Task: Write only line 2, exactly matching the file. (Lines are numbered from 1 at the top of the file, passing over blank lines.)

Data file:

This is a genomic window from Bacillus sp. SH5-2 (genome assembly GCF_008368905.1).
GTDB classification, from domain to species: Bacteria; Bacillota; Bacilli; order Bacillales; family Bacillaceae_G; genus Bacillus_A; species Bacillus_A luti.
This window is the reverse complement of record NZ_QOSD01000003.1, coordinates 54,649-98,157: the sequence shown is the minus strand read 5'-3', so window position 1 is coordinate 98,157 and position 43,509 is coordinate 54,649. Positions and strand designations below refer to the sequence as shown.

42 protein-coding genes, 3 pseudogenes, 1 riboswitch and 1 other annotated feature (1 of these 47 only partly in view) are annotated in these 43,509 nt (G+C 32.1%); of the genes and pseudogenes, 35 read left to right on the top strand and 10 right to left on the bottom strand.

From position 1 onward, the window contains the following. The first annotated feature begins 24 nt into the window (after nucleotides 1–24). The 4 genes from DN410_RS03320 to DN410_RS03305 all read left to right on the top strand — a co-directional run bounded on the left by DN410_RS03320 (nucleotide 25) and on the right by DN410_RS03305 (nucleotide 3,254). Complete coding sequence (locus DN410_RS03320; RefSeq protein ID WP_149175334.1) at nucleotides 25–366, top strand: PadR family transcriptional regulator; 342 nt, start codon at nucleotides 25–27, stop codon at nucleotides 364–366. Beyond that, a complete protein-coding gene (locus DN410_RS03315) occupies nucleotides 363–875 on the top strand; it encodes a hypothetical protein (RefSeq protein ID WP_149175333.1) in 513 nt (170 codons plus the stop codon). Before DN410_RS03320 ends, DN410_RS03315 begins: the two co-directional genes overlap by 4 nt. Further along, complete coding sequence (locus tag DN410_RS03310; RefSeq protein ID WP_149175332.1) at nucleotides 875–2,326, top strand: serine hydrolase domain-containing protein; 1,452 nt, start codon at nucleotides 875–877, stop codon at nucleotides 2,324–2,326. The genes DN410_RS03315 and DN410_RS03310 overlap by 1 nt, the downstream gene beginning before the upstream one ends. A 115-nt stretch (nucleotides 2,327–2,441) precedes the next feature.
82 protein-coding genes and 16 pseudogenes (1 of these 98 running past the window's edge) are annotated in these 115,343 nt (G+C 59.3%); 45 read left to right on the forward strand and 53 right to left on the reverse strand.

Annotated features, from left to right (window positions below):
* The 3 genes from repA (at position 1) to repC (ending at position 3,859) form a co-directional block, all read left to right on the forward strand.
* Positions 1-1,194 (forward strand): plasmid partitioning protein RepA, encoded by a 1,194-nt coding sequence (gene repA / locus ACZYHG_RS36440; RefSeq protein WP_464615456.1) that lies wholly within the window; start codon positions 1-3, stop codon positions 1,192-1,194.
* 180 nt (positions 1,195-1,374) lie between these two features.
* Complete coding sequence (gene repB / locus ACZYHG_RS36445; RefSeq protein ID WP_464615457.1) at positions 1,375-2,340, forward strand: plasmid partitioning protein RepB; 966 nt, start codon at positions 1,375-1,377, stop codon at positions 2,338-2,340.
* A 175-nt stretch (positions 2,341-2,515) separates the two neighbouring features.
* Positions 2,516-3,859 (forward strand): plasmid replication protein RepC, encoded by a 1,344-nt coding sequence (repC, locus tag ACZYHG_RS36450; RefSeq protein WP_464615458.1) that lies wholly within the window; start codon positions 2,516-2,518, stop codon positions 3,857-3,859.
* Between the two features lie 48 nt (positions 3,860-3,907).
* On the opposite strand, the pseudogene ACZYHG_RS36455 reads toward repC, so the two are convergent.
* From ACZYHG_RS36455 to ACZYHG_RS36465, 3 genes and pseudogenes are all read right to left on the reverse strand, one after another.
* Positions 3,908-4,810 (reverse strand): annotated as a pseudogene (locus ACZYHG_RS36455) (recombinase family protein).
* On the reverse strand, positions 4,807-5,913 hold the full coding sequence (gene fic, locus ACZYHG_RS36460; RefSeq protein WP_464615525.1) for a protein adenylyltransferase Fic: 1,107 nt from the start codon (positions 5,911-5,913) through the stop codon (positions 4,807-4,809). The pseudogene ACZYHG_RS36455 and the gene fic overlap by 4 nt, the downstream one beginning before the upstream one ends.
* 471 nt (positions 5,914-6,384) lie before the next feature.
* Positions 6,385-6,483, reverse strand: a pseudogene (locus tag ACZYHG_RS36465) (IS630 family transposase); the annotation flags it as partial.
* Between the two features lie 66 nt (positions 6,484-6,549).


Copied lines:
GTDB classification, from domain to species: Bacteria; Bacillota; Bacilli; order Bacillales; family Bacillaceae_G; genus Bacillus_A; species Bacillus_A luti.